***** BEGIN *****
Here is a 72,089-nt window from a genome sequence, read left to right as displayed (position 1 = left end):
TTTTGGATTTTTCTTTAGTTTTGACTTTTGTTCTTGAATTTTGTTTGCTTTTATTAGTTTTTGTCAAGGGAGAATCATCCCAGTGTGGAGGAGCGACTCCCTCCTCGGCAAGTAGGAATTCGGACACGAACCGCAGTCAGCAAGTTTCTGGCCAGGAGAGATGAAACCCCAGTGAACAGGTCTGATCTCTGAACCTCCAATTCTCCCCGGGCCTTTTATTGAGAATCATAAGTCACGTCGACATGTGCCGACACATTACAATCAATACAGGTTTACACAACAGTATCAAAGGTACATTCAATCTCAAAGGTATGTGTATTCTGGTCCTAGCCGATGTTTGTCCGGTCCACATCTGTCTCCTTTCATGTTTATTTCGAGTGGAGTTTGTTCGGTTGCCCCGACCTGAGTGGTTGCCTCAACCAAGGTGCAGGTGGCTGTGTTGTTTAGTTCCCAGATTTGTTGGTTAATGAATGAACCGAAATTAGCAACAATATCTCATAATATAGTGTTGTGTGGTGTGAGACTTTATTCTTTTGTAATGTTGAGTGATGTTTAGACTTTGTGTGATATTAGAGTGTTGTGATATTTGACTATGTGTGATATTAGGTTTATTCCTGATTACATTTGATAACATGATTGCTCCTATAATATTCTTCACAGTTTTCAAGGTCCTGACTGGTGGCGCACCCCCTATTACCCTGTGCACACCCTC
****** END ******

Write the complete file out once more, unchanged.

Here is a 72,089-nt window from a genome sequence, read left to right as displayed (position 1 = left end):
TTTTGGATTTTTCTTTAGTTTTGACTTTTGTTCTTGAATTTTGTTTGCTTTTATTAGTTTTTGTCAAGGGAGAATCATCCCAGTGTGGAGGAGCGACTCCCTCCTCGGCAAGTAGGAATTCGGACACGAACCGCAGTCAGCAAGTTTCTGGCCAGGAGAGATGAAACCCCAGTGAACAGGTCTGATCTCTGAACCTCCAATTCTCCCCGGGCCTTTTATTGAGAATCATAAGTCACGTCGACATGTGCCGACACATTACAATCAATACAGGTTTACACAACAGTATCAAAGGTACATTCAATCTCAAAGGTATGTGTATTCTGGTCCTAGCCGATGTTTGTCCGGTCCACATCTGTCTCCTTTCATGTTTATTTCGAGTGGAGTTTGTTCGGTTGCCCCGACCTGAGTGGTTGCCTCAACCAAGGTGCAGGTGGCTGTGTTGTTTAGTTCCCAGATTTGTTGGTTAATGAATGAACCGAAATTAGCAACAATATCTCATAATATAGTGTTGTGTGGTGTGAGACTTTATTCTTTTGTAATGTTGAGTGATGTTTAGACTTTGTGTGATATTAGAGTGTTGTGATATTTGACTATGTGTGATATTAGGTTTATTCCTGATTACATTTGATAACATGATTGCTCCTATAATATTCTTCACAGTTTTCAAGGTCCTGACTGGTGGCGCACCCCCTATTACCCTGTGCACACCCTC